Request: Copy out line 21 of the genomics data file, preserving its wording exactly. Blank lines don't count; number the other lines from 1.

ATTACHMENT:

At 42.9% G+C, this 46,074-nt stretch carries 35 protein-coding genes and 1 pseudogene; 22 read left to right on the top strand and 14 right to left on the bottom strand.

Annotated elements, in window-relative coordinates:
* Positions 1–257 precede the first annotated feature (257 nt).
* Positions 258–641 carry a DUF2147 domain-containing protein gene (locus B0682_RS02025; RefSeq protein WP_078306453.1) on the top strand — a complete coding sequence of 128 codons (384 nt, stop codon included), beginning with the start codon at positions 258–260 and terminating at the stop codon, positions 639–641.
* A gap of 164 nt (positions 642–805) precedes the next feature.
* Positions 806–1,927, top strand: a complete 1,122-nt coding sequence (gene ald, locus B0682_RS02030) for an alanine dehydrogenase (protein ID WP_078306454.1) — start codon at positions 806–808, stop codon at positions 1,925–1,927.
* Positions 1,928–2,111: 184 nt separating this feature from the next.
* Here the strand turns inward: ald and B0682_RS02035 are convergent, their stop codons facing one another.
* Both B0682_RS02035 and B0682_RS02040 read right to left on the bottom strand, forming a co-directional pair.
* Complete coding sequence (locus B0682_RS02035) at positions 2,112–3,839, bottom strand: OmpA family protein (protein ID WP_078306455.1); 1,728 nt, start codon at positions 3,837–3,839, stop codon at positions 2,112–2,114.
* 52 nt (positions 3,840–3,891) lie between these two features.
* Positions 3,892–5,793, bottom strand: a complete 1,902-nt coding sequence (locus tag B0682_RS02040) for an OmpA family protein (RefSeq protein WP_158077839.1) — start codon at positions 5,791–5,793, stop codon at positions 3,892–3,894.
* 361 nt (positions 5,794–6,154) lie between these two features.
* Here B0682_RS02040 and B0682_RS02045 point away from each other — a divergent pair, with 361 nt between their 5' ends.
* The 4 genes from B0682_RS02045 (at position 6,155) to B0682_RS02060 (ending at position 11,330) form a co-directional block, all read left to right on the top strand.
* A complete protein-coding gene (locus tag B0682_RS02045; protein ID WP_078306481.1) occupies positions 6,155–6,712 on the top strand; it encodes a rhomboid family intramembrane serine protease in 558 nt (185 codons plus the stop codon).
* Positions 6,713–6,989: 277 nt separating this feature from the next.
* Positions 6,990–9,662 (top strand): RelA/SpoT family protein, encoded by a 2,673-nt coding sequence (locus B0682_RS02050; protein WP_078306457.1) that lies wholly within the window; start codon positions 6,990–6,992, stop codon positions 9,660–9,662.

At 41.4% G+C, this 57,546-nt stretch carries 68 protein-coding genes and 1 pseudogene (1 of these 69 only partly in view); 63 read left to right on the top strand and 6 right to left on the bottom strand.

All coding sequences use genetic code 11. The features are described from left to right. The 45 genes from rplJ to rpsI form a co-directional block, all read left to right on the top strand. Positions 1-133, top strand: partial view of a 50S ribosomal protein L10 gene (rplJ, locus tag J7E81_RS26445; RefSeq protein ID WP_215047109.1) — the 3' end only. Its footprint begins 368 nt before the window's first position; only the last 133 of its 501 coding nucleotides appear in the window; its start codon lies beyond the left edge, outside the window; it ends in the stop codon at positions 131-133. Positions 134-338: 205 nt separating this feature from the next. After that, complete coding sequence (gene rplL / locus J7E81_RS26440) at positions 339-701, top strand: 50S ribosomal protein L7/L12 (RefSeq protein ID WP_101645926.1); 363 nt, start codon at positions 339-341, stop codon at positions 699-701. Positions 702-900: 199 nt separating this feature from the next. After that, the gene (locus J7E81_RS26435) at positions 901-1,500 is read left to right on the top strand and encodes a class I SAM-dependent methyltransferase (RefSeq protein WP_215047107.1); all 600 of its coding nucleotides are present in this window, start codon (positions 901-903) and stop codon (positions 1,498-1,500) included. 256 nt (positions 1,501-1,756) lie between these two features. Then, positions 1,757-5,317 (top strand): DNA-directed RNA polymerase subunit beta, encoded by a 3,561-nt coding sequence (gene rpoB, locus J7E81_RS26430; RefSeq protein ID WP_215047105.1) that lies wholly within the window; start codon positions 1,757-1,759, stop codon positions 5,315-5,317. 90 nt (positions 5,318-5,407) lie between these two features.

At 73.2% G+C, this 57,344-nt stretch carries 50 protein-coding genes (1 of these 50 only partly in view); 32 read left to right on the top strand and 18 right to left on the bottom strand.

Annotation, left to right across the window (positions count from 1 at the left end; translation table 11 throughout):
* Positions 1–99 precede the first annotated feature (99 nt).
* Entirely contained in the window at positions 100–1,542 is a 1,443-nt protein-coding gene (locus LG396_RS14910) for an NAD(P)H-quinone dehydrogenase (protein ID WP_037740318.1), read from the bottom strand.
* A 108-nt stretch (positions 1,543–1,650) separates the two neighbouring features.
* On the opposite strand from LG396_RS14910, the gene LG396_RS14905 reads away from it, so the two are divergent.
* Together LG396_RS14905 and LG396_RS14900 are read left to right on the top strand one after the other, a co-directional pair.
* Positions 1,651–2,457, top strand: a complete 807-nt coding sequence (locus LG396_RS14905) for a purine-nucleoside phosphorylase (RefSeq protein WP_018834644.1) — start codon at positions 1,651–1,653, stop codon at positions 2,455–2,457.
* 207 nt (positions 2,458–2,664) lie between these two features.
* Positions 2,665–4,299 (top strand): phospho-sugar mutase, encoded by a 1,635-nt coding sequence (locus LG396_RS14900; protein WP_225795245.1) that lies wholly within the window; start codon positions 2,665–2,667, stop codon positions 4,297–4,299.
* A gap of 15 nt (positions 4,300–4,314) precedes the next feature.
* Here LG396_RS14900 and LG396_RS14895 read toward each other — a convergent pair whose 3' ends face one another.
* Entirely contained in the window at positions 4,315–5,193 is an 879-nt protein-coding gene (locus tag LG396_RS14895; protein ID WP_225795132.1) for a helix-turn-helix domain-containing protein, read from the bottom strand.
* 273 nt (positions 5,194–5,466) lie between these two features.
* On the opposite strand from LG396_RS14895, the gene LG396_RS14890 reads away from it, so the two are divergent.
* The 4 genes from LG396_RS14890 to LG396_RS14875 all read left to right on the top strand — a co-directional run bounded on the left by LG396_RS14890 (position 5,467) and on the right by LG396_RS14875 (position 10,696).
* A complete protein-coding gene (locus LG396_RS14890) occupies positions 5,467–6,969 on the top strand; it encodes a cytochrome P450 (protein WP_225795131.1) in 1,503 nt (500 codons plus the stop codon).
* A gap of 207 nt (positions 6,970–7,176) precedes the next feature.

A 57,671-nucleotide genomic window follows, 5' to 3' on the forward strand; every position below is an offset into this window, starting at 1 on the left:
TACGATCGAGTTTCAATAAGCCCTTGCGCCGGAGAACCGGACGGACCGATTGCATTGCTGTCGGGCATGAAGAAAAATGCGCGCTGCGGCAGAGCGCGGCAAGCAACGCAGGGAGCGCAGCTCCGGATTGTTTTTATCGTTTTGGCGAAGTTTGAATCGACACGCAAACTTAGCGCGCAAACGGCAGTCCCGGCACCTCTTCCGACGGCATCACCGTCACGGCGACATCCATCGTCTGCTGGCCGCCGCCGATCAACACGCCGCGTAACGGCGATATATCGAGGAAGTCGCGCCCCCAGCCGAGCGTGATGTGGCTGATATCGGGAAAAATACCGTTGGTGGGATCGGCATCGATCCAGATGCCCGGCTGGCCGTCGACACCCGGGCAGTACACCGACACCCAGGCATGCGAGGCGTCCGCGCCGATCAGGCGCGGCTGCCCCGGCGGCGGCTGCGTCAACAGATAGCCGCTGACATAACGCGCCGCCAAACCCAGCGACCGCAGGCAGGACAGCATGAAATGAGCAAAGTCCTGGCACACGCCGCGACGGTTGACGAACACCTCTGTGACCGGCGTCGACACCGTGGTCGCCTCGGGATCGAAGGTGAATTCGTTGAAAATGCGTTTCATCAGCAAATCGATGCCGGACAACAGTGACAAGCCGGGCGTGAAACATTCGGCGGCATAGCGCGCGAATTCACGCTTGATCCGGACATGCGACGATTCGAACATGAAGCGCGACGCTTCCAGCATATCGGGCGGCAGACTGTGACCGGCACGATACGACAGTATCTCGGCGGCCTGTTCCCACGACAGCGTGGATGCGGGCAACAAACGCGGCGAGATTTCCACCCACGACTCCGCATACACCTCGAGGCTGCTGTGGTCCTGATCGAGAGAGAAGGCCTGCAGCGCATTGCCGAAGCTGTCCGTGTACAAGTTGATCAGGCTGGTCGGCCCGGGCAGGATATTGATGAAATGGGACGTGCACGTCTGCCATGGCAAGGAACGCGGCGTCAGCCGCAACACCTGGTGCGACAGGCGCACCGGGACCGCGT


At 73.2% G+C, this 57,344-nt stretch carries 50 protein-coding genes (1 of these 50 only partly in view); 32 read left to right on the top strand and 18 right to left on the bottom strand.